Personal Essays Growing Up In A Casteist And Misogynistic Community While Being A Feminist

Growing Up In A Casteist And Misogynistic Community While Being A Feminist

"The unlearning and relearning of social conventions has been crucial in understanding and becoming a feminist," writes the author

The way I perceive feminism or my idea of it has changed and evolved with age and time.
The unlearning and relearning process of social conventions has been crucial in understanding and becoming a feminist.

Feminism means dressing the way one wants to, having the authority over the choice of career, having the freedom to walk freely at night, etc. Being a teen girl residing in Delhi, the freedom to walk freely even in daylight, without the fear of being eve-teased. This was the vague comprehension of feminism I had perceived when initially introduced to the term, presumably in the higher secondary school, way ahead of the time I deconstructed the definition of feminism to understand it better. 

Feminism is an ideology that advocates socio-political, economic, and personal equality of the sexes, where the sex assigned at birth does not stand alone as an individual’s identity but an overlap of other identities like caste, gender, class, sexual orientation, or religion, forms an individual’s intersectional identity. Depending on such intersectionality the need for feminism changes for a community or an individual. This is the volatile apprehension of the term feminism I have acquainted myself with.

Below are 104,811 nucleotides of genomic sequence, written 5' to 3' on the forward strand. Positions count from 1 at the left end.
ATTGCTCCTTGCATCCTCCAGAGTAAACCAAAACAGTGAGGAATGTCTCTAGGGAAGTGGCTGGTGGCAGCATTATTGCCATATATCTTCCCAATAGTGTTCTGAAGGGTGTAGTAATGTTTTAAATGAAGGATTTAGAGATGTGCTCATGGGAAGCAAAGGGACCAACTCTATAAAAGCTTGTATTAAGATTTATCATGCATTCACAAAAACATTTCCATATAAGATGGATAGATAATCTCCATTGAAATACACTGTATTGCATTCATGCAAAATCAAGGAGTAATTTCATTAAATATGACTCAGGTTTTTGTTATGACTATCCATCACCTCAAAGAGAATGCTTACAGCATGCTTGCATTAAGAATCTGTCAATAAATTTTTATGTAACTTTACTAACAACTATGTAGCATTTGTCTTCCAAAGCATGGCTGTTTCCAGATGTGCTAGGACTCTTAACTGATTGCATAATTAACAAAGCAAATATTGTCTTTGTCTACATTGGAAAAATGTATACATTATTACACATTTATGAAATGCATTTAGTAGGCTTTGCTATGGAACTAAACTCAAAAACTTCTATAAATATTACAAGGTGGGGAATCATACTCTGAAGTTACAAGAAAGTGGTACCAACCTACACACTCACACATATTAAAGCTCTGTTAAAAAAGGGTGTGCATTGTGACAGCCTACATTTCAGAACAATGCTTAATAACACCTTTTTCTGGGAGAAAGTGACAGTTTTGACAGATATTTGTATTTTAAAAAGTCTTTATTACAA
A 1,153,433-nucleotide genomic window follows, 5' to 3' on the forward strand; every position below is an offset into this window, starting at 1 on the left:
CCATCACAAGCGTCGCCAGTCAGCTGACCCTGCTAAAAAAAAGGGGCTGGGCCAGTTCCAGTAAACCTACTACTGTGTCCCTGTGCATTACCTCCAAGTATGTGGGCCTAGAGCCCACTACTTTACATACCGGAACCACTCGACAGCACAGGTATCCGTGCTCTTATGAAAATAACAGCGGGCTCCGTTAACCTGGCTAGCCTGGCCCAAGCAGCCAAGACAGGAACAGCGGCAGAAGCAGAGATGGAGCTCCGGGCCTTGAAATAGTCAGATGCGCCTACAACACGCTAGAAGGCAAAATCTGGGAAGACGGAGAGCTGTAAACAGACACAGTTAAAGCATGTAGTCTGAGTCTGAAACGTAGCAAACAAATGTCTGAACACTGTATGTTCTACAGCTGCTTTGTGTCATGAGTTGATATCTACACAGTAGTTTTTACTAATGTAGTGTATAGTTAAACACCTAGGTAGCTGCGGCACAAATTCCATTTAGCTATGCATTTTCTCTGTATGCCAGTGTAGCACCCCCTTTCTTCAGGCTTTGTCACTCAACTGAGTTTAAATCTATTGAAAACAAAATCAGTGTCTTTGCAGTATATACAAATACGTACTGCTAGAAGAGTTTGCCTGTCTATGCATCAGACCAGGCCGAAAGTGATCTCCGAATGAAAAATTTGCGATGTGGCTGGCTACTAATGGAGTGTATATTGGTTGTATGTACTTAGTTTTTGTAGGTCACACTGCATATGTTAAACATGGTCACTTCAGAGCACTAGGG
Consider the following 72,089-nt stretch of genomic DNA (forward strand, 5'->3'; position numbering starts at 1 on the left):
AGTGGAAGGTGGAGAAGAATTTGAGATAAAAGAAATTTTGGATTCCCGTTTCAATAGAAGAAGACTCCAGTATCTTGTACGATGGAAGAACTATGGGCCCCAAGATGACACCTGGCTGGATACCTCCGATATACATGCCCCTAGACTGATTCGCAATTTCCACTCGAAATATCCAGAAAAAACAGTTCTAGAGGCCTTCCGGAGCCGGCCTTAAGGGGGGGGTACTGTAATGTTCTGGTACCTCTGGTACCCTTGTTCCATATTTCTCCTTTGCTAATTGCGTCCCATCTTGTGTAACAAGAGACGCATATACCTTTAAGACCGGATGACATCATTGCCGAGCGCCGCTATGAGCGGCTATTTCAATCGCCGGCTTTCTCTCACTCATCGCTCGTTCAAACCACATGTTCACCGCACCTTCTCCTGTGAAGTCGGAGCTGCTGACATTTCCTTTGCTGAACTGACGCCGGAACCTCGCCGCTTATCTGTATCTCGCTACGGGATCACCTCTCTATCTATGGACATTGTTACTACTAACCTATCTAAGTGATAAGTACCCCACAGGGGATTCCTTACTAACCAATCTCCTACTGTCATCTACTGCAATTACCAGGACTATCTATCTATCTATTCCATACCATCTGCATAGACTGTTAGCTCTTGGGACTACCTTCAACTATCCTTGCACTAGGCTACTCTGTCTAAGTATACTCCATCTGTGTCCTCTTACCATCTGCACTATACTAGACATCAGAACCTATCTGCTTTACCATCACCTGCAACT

As a Dalit cishet woman trying to conquer or have control over my mental health, I often attempt to reflect upon my identity. This, time and again takes me back to the timid little girl I was back in school in Delhi. Eve-teasing, passing on sexist comments, misogynistic gestures, and stalking have become normalised occurrences in Delhi.

When one such event or a series of such events take place it takes a toll on one’s mental health but for the perpetrators, it merely means establishing their dominance or superiority over and subordinating the other genders, generally a woman or other gender minorities in a patriarchal society.  


It is typical of a Delhi Malayali to be a part of a Malayali organisation, and unquestionably my family has also been part of a few, celebrating our festivals together and sustaining one’s culture when uprooted from our native place. I often found solace and contentment while practising dance together for every other Kerala festival we celebrated and every other competition we participated in together.